COVID-19 disrupts Lubbock's access to recycling center

May 20, 2020

There’s been a temporary reduction in global CO2 emissions during the COVID-19 pandemic, an unintended sliver lining to the mass stay at home orders. Dr. Kaharine Hayhoe, an atmospheric scientist and professor at Texas Tech University says that “we've seen is a massive decrease in air pollution in some of the most polluted cities in the world. In fact, a Stanford University study estimates that it's possible that the quarantine has saved more lives than were lost in some of the most polluted areas of the world because 9 million people die from air pollution every year. We just don't really talk about those numbers very much.”

She adds that it’s far from all good news when it comes to the environmental impact of forced confinement. “And in the meantime, during the quarantine, what has increased is our pollution of other things, of waste and of plastics. We're using so many takeout containers, a lot of recycling facilities including ours right here in Lubbock at the University have shut down, and so though our waste in some areas has gone down, in other areas it has skyrocketed up.”

Sean Duggan, Managing Director of University Student Housing at Texas Tech, says the decision to close the center wasn’t easy but was a necessity. “I don't remember what phase is that we did turn off. I think it was right before we all left campus. It was like, hey, I know this is a service for the community, but I don't want to risk folks. They're dealing with all these materials. I don't know where that come from. Who knows? So it just couldn't be a priority to continue that on campus when we were shut down.”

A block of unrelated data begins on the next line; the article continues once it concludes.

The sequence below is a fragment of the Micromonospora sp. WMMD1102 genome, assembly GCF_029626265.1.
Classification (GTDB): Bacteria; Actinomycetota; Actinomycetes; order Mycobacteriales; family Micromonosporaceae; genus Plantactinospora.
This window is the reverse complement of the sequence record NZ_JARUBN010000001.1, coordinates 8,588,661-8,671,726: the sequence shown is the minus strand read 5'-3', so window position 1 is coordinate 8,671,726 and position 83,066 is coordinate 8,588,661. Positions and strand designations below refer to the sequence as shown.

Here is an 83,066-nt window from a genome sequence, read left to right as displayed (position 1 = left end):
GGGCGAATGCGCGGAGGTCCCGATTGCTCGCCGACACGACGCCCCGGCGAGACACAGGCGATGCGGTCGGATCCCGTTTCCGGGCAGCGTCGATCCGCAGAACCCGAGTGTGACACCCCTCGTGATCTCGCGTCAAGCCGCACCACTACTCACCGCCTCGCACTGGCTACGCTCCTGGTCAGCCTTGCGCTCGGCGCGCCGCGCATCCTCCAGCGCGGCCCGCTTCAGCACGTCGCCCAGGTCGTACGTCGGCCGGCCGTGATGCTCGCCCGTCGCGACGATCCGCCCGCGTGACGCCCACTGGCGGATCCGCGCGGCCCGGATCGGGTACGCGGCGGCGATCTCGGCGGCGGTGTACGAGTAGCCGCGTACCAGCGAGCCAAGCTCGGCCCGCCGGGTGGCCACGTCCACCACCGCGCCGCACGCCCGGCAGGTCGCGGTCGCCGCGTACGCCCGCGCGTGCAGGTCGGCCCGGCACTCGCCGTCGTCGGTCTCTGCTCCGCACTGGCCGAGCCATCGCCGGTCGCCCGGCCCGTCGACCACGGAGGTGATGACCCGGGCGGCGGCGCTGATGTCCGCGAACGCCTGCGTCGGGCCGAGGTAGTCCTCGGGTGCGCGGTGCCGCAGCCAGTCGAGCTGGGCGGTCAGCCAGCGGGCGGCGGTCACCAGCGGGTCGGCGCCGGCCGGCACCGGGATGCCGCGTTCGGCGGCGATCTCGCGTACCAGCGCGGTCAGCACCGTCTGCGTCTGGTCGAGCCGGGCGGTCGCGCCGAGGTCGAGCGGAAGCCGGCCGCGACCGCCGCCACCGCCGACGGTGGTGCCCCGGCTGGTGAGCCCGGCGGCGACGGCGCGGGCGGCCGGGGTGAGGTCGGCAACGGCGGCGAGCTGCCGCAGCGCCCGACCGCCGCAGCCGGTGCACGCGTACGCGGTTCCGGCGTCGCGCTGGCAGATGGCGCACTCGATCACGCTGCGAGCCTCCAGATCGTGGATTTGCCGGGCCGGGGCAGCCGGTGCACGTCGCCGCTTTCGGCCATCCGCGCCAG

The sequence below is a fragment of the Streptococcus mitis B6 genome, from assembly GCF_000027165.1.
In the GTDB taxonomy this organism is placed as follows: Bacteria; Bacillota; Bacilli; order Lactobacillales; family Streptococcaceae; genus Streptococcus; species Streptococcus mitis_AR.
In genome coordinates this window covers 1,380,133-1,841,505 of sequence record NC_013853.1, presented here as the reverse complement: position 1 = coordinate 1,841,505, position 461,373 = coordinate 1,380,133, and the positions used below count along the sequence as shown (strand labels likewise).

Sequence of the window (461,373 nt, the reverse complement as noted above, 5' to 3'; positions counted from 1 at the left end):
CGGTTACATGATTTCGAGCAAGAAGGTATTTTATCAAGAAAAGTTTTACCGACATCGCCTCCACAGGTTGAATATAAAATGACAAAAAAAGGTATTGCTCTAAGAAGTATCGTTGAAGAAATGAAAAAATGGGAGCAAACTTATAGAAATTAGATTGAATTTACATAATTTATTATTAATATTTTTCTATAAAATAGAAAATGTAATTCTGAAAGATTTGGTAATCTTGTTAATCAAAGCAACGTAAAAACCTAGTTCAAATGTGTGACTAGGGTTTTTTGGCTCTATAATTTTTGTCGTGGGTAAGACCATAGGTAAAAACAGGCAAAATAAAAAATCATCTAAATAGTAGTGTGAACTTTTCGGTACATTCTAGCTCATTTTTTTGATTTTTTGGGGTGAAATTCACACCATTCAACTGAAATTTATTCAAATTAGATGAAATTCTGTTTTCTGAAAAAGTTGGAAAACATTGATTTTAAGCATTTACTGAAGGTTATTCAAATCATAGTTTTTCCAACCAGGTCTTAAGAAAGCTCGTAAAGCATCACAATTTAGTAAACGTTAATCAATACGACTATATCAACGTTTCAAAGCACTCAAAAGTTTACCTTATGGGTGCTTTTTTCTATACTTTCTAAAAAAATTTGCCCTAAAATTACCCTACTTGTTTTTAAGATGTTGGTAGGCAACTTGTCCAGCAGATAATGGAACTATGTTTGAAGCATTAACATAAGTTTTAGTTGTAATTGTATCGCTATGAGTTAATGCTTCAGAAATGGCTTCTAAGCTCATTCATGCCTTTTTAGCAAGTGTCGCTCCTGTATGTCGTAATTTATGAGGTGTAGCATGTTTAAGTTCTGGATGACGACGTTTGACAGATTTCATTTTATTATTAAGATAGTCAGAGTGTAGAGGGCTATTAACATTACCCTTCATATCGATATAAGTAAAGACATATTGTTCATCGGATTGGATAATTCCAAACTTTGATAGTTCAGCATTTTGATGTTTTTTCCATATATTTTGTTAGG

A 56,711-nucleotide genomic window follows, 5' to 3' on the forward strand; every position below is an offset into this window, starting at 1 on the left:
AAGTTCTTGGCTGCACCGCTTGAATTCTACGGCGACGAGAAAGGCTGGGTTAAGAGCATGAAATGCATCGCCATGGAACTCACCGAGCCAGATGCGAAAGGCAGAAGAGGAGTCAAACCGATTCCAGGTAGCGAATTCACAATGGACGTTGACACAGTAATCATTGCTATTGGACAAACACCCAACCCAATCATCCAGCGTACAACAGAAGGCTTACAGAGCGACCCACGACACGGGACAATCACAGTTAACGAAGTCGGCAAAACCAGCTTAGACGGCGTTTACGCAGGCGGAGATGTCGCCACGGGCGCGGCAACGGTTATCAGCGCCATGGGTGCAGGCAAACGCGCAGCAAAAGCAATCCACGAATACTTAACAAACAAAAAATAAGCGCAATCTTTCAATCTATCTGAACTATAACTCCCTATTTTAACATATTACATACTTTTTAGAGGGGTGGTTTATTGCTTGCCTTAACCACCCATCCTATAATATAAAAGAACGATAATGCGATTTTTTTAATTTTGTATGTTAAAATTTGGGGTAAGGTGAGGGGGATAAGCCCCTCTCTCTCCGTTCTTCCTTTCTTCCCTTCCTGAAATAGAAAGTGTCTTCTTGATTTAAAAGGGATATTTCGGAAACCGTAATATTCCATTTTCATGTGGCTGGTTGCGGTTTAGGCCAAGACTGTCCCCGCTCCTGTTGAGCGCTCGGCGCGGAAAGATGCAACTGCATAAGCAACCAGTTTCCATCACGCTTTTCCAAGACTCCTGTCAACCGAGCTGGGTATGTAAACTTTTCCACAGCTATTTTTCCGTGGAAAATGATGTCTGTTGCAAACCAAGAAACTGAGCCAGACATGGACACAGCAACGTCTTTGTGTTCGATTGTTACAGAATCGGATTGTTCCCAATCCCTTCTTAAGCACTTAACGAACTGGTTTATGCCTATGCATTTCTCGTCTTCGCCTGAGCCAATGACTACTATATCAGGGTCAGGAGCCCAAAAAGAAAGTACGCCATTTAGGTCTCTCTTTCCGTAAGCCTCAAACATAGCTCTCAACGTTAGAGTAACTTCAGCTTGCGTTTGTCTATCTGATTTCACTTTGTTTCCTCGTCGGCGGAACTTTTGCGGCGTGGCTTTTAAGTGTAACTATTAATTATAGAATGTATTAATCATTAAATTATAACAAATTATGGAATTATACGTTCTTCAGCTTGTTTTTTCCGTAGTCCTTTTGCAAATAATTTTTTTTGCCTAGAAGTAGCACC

The closure of the University recycling center left locals with few options to dispose the extra waste that is building up. In fact Mayor Dan Pope said in a recent press conference that trash collection has doubled during the pandemic. The city does offer some recycling services. They accept No. 1 and 2 plastics, aluminum, newspapers, and a few other materials. They don’t however take glass, and unlike the facilities at     Tech you need to sort everything before dropping it off.To offset the extra waste, Dr. Hayhoe suggest we consider more reusable options when possible. “Some of us might have the time to start looking at those things now, whereas in our normal busy lives we don't. So it's a great opportunity to take stock of what we use, how we use it, where we get it, and are there some small changes that we could make in our habits and our lives today that can make a longer difference long-term?”As for when we could expect the center to reopen, Duggan suggested it might take some time. “I could see possibly it might be a year before we can consider recycling again, just because we've just got to focus on keeping the buildings, sanitized clean, students are as safe as possible, those kinds of things.”

For more of Texas Tech Public Media’s COVID-19 coverage visit: https://tv.kttz.org/news/local/covid19/

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